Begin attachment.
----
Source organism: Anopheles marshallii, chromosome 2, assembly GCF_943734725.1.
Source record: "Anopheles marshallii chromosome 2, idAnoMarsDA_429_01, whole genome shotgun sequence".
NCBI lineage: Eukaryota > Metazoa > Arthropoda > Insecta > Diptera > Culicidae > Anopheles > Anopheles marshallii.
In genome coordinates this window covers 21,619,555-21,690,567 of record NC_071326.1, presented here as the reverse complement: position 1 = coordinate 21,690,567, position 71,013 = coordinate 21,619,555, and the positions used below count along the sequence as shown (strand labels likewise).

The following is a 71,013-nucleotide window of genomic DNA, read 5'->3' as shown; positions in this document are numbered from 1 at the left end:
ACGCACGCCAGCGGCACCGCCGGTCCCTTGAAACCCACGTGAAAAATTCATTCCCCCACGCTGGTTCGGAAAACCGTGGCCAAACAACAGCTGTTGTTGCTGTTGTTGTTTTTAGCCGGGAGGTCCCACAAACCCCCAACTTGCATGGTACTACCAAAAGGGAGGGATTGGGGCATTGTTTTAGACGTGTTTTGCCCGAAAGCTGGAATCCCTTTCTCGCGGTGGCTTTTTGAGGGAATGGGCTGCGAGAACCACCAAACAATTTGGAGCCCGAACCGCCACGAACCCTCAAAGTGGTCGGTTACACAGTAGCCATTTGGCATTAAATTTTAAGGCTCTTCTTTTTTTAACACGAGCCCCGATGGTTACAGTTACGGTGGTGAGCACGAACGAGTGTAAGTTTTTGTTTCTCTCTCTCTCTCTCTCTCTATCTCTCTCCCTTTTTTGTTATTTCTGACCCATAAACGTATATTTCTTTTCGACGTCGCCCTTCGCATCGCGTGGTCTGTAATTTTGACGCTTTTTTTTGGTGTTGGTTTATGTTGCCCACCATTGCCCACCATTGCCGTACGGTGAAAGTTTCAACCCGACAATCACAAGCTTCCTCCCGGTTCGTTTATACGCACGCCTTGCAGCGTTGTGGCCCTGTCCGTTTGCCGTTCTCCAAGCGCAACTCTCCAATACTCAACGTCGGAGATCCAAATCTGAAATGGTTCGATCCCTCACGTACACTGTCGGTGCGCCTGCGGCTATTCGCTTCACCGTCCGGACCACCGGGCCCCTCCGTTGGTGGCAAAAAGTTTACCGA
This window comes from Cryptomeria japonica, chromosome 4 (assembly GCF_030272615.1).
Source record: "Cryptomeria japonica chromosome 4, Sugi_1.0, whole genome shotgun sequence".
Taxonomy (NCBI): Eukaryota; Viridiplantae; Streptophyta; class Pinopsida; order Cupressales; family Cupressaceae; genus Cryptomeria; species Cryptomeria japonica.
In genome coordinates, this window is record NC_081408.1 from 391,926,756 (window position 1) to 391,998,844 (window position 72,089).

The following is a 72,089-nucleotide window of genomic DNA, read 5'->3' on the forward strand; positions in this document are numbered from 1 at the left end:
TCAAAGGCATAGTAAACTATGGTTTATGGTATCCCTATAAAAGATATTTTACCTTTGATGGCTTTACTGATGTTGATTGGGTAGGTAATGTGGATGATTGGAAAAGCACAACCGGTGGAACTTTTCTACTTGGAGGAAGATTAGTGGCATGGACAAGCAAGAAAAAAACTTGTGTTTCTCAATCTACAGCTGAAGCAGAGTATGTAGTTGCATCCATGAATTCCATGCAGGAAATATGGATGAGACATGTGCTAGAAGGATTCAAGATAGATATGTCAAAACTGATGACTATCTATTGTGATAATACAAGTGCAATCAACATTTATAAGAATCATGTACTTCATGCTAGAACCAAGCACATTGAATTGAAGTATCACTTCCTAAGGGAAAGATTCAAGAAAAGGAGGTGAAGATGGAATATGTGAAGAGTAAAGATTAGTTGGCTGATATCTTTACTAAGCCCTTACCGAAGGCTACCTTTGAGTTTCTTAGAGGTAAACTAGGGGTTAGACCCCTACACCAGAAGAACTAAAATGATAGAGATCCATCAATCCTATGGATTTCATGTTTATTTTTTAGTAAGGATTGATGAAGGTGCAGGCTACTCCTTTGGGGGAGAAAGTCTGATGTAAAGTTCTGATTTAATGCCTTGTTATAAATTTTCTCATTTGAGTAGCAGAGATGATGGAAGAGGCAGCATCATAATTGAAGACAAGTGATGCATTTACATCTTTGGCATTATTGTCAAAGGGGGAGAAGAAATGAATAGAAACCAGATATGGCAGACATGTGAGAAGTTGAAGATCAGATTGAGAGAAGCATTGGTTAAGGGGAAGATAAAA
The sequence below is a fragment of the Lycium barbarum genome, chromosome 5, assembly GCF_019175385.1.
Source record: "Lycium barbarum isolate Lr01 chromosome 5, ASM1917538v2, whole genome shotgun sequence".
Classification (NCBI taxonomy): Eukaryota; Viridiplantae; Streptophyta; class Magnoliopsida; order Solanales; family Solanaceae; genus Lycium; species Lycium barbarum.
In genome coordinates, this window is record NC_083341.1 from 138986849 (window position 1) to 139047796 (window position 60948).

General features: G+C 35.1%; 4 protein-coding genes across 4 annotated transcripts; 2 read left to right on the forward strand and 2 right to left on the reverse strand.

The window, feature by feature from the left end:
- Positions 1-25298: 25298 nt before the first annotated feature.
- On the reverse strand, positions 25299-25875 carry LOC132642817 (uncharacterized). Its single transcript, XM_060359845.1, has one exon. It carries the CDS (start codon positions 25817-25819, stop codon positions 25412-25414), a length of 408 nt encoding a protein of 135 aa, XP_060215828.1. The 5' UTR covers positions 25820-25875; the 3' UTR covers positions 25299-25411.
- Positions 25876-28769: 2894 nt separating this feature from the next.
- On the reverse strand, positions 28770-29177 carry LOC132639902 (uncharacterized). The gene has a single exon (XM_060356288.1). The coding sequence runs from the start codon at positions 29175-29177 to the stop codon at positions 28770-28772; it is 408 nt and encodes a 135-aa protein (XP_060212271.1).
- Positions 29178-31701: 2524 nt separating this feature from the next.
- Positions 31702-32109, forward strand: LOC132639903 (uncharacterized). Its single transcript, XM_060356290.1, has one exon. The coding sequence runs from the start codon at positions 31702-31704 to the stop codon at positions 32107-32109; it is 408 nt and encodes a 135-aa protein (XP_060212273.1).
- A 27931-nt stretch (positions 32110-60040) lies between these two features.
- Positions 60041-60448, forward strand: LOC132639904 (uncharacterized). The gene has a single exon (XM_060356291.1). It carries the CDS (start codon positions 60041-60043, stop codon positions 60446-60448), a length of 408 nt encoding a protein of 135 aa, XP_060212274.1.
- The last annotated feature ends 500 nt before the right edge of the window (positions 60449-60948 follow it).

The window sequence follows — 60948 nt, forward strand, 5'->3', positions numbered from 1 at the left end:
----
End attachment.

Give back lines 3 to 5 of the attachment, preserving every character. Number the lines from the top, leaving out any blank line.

NCBI lineage: Eukaryota > Metazoa > Arthropoda > Insecta > Diptera > Culicidae > Anopheles > Anopheles marshallii.
In genome coordinates this window covers 21,619,555-21,690,567 of record NC_071326.1, presented here as the reverse complement: position 1 = coordinate 21,690,567, position 71,013 = coordinate 21,619,555, and the positions used below count along the sequence as shown (strand labels likewise).

The following is a 71,013-nucleotide window of genomic DNA, read 5'->3' as shown; positions in this document are numbered from 1 at the left end: